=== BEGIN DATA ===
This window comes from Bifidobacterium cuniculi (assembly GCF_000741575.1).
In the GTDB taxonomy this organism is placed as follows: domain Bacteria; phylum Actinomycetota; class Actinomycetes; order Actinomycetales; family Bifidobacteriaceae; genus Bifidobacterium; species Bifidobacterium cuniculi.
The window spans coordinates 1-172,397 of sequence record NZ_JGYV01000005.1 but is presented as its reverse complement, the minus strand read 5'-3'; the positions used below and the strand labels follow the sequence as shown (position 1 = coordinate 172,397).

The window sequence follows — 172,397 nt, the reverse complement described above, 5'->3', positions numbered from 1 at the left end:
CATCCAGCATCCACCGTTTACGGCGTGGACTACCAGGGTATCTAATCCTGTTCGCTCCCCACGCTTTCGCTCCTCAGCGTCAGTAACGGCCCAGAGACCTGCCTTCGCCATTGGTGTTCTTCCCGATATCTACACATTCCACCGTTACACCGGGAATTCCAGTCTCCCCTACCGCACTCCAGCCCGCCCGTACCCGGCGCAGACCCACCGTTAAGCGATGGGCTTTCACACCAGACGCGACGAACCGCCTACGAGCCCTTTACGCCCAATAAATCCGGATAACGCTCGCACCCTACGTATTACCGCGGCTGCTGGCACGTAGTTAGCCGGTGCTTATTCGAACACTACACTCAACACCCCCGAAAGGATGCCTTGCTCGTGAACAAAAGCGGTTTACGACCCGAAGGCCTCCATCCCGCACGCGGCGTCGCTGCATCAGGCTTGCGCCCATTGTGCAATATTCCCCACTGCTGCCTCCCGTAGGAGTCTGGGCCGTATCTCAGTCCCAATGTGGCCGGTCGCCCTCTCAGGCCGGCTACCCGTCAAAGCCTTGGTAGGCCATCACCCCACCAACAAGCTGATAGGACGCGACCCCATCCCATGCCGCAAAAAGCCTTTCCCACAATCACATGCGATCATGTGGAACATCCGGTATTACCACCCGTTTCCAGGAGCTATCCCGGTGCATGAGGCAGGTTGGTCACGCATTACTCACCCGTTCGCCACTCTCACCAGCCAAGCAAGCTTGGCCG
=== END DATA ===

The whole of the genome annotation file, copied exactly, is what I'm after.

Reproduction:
This window comes from Bifidobacterium cuniculi (assembly GCF_000741575.1).
In the GTDB taxonomy this organism is placed as follows: domain Bacteria; phylum Actinomycetota; class Actinomycetes; order Actinomycetales; family Bifidobacteriaceae; genus Bifidobacterium; species Bifidobacterium cuniculi.
The window spans coordinates 1-172,397 of sequence record NZ_JGYV01000005.1 but is presented as its reverse complement, the minus strand read 5'-3'; the positions used below and the strand labels follow the sequence as shown (position 1 = coordinate 172,397).

The window sequence follows — 172,397 nt, the reverse complement described above, 5'->3', positions numbered from 1 at the left end:
CATCCAGCATCCACCGTTTACGGCGTGGACTACCAGGGTATCTAATCCTGTTCGCTCCCCACGCTTTCGCTCCTCAGCGTCAGTAACGGCCCAGAGACCTGCCTTCGCCATTGGTGTTCTTCCCGATATCTACACATTCCACCGTTACACCGGGAATTCCAGTCTCCCCTACCGCACTCCAGCCCGCCCGTACCCGGCGCAGACCCACCGTTAAGCGATGGGCTTTCACACCAGACGCGACGAACCGCCTACGAGCCCTTTACGCCCAATAAATCCGGATAACGCTCGCACCCTACGTATTACCGCGGCTGCTGGCACGTAGTTAGCCGGTGCTTATTCGAACACTACACTCAACACCCCCGAAAGGATGCCTTGCTCGTGAACAAAAGCGGTTTACGACCCGAAGGCCTCCATCCCGCACGCGGCGTCGCTGCATCAGGCTTGCGCCCATTGTGCAATATTCCCCACTGCTGCCTCCCGTAGGAGTCTGGGCCGTATCTCAGTCCCAATGTGGCCGGTCGCCCTCTCAGGCCGGCTACCCGTCAAAGCCTTGGTAGGCCATCACCCCACCAACAAGCTGATAGGACGCGACCCCATCCCATGCCGCAAAAAGCCTTTCCCACAATCACATGCGATCATGTGGAACATCCGGTATTACCACCCGTTTCCAGGAGCTATCCCGGTGCATGAGGCAGGTTGGTCACGCATTACTCACCCGTTCGCCACTCTCACCAGCCAAGCAAGCTTGGCCG